When asked what would be the most interesting topics for friends, colleagues, and readers of ShaiCoggins.com, one of the most requested topics was about starting one's ideal business. And, this got me thinking about the best way to share my business knowledge and experience with those who also dream to be their own boss.
My Ideal Business(es) Story
As a serial entrepreneur, I've had my fair share of starting and running businesses. Four years ago, I started Vervely, a boutique digital media company that enabled me to work with some great companies, including Microsoft. Although the journey to this business was unexpected and had a couple of bumps along the way, it helped me to have the flexibility that I longed for, as well as a good amount of freedom and a six figure income.
The flexibility, freedom, and income I received from this business then enabled me to explore other businesses that I love - my fledgling art and design business, as well as a small independent publishing business. These two other businesses do not bring me the same income as my main business, but to me, they all work well together. And, I have been learning a lot in the process. I can only hope to grow each one as best as I can.
Prior to these business ventures, I've started, run, and sold other businesses. Including a media start-up that gained a lot of attention and a multi-million venture capital funding from North America, a freelance writing and blogging business, a small press business, a workplace training, teaching, and tutorial business, a drinks stand, and many more. And yes, I owe my early business experiences, in part, to my parents. Growing up in a business-minded family, with parents who both owned businesses that I helped to manage, I became aware of the ins and outs of starting and running businesses from a very young age.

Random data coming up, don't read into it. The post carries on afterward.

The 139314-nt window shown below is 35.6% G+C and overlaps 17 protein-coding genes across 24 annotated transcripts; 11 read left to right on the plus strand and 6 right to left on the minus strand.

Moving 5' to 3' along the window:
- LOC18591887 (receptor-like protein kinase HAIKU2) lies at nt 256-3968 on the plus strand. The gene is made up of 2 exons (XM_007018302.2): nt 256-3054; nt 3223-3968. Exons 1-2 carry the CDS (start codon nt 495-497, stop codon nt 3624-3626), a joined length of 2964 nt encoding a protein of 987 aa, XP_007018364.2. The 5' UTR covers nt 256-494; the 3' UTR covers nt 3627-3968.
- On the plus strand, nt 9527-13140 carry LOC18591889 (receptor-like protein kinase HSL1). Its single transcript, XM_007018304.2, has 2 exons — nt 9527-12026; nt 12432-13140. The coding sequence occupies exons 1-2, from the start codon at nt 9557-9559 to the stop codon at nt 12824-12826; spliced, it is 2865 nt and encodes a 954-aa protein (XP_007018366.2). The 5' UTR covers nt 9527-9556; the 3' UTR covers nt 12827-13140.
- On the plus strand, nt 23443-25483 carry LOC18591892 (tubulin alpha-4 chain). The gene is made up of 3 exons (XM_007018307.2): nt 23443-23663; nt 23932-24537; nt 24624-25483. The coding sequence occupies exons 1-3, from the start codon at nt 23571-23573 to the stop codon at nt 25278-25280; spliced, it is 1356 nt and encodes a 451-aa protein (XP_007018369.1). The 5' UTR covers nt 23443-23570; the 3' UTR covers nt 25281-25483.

How Do You Start Your Own Ideal Business Story?
No matter what your business background might be (whether complete novice or some experience), you can start the path to building your own ideal business. And, I hope to develop content and resources to help you get on this path.
That's why as a result of the survey, I started developing materials for an e-course: "Authentic and Creative Abundance: Building a Business That Matters". I'm a long way off completion, as I have a number of other projects happening at the same time. But, I thought I'd chip away at this idea bit by bit, and share some insights along the way.
One of the first things I developed with this idea in mind is the "Ideal Business Worksheet". It's an interactive PDF where you can fill in a questionnaire to help you identify your ideal business and what you need to make it happen. You can then save and print the worksheet for your file.
The worksheet is available from The S Squad Library.
Below the image, I'll share with you a guide to starting your own ideal business, which can also serve as a guide to the worksheet.
1. Identify your ideal business. In order to start your ideal business, you need to define what it is. Different people would have different ideals, so you need to focus on what matters to you first.
If you're not sure how to articulate your business idea, try to complete this sentence: "I want to build a business that..." Or, "I would really love a business with..."
This is the start of identifying your ideal business. Don't worry if your business idea doesn't seem polished! This will evolve as you work on it.